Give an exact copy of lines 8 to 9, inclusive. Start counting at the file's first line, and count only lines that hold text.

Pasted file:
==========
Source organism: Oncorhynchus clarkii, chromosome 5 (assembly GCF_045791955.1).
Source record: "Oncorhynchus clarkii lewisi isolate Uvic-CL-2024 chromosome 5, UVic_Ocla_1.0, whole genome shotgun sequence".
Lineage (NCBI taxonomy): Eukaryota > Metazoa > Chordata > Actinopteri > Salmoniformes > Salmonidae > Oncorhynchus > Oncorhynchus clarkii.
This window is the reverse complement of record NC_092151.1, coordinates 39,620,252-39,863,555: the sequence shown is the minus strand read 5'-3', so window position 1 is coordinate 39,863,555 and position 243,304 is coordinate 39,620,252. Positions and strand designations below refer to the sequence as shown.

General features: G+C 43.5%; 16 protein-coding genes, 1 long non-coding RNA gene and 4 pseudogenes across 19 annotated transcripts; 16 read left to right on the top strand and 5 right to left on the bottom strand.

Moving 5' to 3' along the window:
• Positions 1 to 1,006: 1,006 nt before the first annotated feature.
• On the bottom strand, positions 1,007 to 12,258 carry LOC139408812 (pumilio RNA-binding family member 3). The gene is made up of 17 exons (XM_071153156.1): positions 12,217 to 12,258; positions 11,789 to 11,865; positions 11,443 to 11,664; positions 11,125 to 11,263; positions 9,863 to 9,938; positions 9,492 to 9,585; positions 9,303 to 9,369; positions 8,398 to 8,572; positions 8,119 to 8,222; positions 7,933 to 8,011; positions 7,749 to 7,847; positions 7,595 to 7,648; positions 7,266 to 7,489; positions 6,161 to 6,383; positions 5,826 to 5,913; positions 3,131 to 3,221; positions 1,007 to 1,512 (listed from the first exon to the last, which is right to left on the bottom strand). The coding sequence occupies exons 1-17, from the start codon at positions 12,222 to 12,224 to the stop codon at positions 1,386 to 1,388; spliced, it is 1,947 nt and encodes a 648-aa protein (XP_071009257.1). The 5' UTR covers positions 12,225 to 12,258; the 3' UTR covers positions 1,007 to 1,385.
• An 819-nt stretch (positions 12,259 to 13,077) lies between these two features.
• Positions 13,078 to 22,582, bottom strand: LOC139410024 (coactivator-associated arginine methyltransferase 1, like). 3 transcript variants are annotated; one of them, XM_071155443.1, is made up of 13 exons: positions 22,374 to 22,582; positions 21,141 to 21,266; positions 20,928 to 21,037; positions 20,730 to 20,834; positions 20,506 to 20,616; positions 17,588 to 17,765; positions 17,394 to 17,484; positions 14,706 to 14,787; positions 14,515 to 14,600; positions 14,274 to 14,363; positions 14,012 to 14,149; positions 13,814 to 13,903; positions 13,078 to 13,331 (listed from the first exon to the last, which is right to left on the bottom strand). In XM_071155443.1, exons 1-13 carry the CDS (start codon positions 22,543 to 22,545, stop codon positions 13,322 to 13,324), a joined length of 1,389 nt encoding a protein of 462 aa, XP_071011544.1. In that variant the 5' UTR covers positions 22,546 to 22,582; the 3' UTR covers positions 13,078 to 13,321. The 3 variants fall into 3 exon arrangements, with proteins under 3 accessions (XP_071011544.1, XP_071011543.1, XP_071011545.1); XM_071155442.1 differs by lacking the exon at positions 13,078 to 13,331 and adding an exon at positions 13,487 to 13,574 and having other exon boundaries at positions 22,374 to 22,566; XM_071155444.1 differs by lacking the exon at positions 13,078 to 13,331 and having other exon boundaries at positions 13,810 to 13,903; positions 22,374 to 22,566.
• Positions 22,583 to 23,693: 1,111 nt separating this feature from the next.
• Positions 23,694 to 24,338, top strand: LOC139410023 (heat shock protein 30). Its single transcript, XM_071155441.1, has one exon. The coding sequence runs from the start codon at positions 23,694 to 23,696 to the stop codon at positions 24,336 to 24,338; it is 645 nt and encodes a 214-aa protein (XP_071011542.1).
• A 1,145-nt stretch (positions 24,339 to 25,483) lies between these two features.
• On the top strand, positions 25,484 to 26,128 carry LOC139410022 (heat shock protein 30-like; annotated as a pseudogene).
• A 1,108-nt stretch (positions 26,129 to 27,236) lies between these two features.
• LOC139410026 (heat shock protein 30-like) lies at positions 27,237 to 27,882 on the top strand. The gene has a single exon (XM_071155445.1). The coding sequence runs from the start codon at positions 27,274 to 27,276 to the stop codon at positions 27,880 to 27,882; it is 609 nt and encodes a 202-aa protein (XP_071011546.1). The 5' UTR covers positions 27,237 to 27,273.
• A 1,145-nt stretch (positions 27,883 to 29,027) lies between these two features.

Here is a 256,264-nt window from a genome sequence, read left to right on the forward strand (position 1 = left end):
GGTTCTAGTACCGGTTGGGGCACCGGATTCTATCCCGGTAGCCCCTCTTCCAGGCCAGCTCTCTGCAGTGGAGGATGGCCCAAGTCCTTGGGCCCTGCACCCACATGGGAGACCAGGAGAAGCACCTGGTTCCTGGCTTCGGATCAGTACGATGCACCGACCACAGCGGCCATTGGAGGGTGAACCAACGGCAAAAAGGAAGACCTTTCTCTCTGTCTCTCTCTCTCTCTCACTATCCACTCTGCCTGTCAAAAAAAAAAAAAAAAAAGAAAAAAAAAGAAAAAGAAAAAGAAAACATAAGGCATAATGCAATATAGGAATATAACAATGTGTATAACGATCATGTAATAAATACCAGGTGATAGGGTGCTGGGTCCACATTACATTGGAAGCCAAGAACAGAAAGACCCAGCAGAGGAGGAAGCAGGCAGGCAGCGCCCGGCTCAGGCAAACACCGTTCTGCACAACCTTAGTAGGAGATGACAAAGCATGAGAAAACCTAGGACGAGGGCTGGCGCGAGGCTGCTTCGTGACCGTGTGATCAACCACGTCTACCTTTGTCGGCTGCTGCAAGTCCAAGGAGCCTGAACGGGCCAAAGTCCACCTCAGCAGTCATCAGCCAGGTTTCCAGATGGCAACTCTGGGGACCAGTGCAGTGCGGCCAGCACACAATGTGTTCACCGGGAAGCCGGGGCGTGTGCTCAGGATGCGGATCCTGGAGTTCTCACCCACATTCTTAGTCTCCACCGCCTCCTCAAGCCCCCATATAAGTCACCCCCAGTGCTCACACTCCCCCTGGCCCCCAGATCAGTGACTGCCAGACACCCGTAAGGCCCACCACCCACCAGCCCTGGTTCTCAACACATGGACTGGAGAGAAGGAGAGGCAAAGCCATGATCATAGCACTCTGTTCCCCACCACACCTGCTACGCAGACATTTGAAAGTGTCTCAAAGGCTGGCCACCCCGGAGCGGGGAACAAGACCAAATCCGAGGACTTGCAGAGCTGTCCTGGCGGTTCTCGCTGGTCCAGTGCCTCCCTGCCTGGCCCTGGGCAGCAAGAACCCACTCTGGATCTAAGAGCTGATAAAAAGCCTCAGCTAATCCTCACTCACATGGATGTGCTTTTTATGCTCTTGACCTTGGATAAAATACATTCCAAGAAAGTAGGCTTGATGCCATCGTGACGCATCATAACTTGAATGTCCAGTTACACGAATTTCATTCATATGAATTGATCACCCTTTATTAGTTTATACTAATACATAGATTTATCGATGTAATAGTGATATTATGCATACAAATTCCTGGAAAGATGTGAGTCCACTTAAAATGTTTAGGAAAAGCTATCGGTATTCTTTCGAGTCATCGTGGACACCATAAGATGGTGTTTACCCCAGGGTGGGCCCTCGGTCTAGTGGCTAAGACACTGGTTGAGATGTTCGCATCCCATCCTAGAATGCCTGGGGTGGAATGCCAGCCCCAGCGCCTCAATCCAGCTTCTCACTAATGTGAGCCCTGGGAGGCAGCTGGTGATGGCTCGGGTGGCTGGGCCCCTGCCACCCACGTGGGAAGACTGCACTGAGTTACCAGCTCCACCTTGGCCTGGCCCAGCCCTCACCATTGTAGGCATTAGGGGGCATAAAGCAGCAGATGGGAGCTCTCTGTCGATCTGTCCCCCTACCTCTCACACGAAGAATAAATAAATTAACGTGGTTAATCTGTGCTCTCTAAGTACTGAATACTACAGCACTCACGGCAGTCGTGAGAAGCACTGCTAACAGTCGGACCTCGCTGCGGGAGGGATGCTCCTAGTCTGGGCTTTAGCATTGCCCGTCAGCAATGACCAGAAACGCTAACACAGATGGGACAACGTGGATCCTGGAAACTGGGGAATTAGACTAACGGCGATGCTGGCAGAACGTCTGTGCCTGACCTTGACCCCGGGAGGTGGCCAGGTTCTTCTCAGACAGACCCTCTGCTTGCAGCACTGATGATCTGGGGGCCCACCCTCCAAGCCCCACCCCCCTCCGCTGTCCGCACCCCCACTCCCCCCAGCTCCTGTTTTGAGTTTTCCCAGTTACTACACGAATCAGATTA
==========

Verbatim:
• On the bottom strand, positions 1,007 to 12,258 carry LOC139408812 (pumilio RNA-binding family member 3). The gene is made up of 17 exons (XM_071153156.1): positions 12,217 to 12,258; positions 11,789 to 11,865; positions 11,443 to 11,664; positions 11,125 to 11,263; positions 9,863 to 9,938; positions 9,492 to 9,585; positions 9,303 to 9,369; positions 8,398 to 8,572; positions 8,119 to 8,222; positions 7,933 to 8,011; positions 7,749 to 7,847; positions 7,595 to 7,648; positions 7,266 to 7,489; positions 6,161 to 6,383; positions 5,826 to 5,913; positions 3,131 to 3,221; positions 1,007 to 1,512 (listed from the first exon to the last, which is right to left on the bottom strand). The coding sequence occupies exons 1-17, from the start codon at positions 12,222 to 12,224 to the stop codon at positions 1,386 to 1,388; spliced, it is 1,947 nt and encodes a 648-aa protein (XP_071009257.1). The 5' UTR covers positions 12,225 to 12,258; the 3' UTR covers positions 1,007 to 1,385.
• An 819-nt stretch (positions 12,259 to 13,077) lies between these two features.